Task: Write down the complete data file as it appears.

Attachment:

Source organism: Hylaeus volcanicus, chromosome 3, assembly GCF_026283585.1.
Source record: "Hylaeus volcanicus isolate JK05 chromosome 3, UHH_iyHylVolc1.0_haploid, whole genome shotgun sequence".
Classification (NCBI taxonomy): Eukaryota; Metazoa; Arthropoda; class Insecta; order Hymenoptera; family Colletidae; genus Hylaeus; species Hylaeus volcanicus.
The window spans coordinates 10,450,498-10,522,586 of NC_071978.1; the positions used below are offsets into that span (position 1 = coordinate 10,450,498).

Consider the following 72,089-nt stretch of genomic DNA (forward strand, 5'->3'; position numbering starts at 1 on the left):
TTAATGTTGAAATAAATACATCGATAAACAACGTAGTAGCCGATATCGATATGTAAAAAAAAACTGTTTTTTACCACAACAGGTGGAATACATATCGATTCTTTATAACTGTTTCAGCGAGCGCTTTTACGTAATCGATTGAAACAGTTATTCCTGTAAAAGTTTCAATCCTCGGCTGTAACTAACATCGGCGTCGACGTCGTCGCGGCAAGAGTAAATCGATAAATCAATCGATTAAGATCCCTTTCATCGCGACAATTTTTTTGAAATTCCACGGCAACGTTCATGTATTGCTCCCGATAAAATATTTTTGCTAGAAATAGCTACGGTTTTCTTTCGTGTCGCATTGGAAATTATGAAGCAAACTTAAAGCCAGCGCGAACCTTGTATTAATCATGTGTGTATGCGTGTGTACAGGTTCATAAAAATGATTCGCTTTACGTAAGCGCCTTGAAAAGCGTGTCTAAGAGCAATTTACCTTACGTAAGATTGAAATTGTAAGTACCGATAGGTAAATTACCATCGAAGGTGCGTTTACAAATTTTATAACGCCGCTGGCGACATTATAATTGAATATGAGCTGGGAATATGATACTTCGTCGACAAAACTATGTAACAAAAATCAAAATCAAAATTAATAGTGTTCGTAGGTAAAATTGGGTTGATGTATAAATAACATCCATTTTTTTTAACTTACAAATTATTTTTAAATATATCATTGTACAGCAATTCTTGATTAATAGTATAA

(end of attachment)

Source organism: Hylaeus volcanicus, chromosome 3, assembly GCF_026283585.1.
Source record: "Hylaeus volcanicus isolate JK05 chromosome 3, UHH_iyHylVolc1.0_haploid, whole genome shotgun sequence".
Classification (NCBI taxonomy): Eukaryota; Metazoa; Arthropoda; class Insecta; order Hymenoptera; family Colletidae; genus Hylaeus; species Hylaeus volcanicus.
The window spans coordinates 10,450,498-10,522,586 of NC_071978.1; the positions used below are offsets into that span (position 1 = coordinate 10,450,498).

Consider the following 72,089-nt stretch of genomic DNA (forward strand, 5'->3'; position numbering starts at 1 on the left):
TTAATGTTGAAATAAATACATCGATAAACAACGTAGTAGCCGATATCGATATGTAAAAAAAAACTGTTTTTTACCACAACAGGTGGAATACATATCGATTCTTTATAACTGTTTCAGCGAGCGCTTTTACGTAATCGATTGAAACAGTTATTCCTGTAAAAGTTTCAATCCTCGGCTGTAACTAACATCGGCGTCGACGTCGTCGCGGCAAGAGTAAATCGATAAATCAATCGATTAAGATCCCTTTCATCGCGACAATTTTTTTGAAATTCCACGGCAACGTTCATGTATTGCTCCCGATAAAATATTTTTGCTAGAAATAGCTACGGTTTTCTTTCGTGTCGCATTGGAAATTATGAAGCAAACTTAAAGCCAGCGCGAACCTTGTATTAATCATGTGTGTATGCGTGTGTACAGGTTCATAAAAATGATTCGCTTTACGTAAGCGCCTTGAAAAGCGTGTCTAAGAGCAATTTACCTTACGTAAGATTGAAATTGTAAGTACCGATAGGTAAATTACCATCGAAGGTGCGTTTACAAATTTTATAACGCCGCTGGCGACATTATAATTGAATATGAGCTGGGAATATGATACTTCGTCGACAAAACTATGTAACAAAAATCAAAATCAAAATTAATAGTGTTCGTAGGTAAAATTGGGTTGATGTATAAATAACATCCATTTTTTTTAACTTACAAATTATTTTTAAATATATCATTGTACAGCAATTCTTGATTAATAGTATAA